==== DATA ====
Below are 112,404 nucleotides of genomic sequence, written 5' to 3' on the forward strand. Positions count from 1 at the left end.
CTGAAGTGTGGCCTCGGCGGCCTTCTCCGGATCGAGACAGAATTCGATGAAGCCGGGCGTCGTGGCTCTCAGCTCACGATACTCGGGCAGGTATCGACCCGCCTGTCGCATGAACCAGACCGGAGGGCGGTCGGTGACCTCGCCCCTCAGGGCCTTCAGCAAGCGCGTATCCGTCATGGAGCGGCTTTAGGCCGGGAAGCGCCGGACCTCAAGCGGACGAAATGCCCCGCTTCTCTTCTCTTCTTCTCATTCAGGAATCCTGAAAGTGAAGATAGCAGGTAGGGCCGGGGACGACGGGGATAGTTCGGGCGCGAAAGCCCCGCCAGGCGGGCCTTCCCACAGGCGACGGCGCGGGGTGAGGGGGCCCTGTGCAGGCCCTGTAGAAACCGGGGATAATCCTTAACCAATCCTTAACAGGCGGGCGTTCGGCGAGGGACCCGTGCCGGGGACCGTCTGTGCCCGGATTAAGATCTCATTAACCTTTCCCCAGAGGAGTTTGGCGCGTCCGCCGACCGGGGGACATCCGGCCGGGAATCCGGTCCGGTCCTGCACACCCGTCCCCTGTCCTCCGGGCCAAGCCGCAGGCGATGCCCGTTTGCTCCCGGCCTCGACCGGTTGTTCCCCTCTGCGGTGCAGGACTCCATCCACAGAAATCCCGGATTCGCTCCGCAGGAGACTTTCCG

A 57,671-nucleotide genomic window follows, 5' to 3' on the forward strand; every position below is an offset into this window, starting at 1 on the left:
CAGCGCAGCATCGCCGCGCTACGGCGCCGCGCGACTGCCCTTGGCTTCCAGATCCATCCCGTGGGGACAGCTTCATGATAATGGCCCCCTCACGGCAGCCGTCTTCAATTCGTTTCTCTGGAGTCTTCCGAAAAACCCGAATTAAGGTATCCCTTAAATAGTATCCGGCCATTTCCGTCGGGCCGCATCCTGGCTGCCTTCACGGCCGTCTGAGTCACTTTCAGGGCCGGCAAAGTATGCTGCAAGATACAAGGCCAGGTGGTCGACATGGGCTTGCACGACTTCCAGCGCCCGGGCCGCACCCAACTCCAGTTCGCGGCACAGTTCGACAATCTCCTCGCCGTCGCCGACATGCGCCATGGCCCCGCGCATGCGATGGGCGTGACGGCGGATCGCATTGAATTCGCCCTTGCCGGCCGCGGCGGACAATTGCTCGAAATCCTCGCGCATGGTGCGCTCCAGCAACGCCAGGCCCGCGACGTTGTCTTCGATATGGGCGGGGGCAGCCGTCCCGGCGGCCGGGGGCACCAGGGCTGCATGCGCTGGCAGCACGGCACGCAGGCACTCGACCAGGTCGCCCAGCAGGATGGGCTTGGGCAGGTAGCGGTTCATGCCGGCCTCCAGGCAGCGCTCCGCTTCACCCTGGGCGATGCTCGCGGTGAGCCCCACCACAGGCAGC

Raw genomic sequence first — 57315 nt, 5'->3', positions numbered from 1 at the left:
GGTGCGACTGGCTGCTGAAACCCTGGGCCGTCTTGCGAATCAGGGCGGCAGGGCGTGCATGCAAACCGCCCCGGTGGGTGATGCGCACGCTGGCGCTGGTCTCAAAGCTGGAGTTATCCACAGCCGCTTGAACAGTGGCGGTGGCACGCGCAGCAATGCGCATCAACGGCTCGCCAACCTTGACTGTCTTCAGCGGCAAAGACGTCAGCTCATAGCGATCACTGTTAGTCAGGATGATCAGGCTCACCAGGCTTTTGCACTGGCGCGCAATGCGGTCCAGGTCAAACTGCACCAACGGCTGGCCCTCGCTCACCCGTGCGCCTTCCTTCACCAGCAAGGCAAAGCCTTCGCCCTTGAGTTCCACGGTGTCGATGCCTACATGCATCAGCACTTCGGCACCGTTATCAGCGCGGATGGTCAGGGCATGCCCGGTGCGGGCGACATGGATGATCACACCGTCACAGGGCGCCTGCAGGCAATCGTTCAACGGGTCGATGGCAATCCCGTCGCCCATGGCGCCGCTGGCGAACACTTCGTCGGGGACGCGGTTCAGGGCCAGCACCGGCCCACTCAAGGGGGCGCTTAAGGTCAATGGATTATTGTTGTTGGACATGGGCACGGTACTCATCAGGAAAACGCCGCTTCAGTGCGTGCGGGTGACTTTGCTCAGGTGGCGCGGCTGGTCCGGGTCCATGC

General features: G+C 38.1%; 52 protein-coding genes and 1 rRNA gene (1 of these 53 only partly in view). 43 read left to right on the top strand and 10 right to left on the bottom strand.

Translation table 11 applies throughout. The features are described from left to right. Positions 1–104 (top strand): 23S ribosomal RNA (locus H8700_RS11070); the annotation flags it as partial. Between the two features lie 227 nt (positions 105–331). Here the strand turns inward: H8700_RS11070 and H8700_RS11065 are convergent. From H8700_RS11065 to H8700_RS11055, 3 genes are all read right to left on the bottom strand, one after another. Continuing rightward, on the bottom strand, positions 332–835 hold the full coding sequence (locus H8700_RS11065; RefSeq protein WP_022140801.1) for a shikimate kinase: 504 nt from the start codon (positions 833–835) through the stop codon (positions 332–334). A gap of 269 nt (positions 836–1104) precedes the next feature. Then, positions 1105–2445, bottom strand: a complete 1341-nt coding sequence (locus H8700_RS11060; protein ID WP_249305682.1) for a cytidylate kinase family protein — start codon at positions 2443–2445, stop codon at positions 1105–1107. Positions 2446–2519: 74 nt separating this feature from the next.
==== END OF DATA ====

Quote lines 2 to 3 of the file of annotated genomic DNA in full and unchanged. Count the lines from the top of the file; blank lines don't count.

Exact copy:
CTGAAGTGTGGCCTCGGCGGCCTTCTCCGGATCGAGACAGAATTCGATGAAGCCGGGCGTCGTGGCTCTCAGCTCACGATACTCGGGCAGGTATCGACCCGCCTGTCGCATGAACCAGACCGGAGGGCGGTCGGTGACCTCGCCCCTCAGGGCCTTCAGCAAGCGCGTATCCGTCATGGAGCGGCTTTAGGCCGGGAAGCGCCGGACCTCAAGCGGACGAAATGCCCCGCTTCTCTTCTCTTCTTCTCATTCAGGAATCCTGAAAGTGAAGATAGCAGGTAGGGCCGGGGACGACGGGGATAGTTCGGGCGCGAAAGCCCCGCCAGGCGGGCCTTCCCACAGGCGACGGCGCGGGGTGAGGGGGCCCTGTGCAGGCCCTGTAGAAACCGGGGATAATCCTTAACCAATCCTTAACAGGCGGGCGTTCGGCGAGGGACCCGTGCCGGGGACCGTCTGTGCCCGGATTAAGATCTCATTAACCTTTCCCCAGAGGAGTTTGGCGCGTCCGCCGACCGGGGGACATCCGGCCGGGAATCCGGTCCGGTCCTGCACACCCGTCCCCTGTCCTCCGGGCCAAGCCGCAGGCGATGCCCGTTTGCTCCCGGCCTCGACCGGTTGTTCCCCTCTGCGGTGCAGGACTCCATCCACAGAAATCCCGGATTCGCTCCGCAGGAGACTTTCCG

A 57,671-nucleotide genomic window follows, 5' to 3' on the forward strand; every position below is an offset into this window, starting at 1 on the left: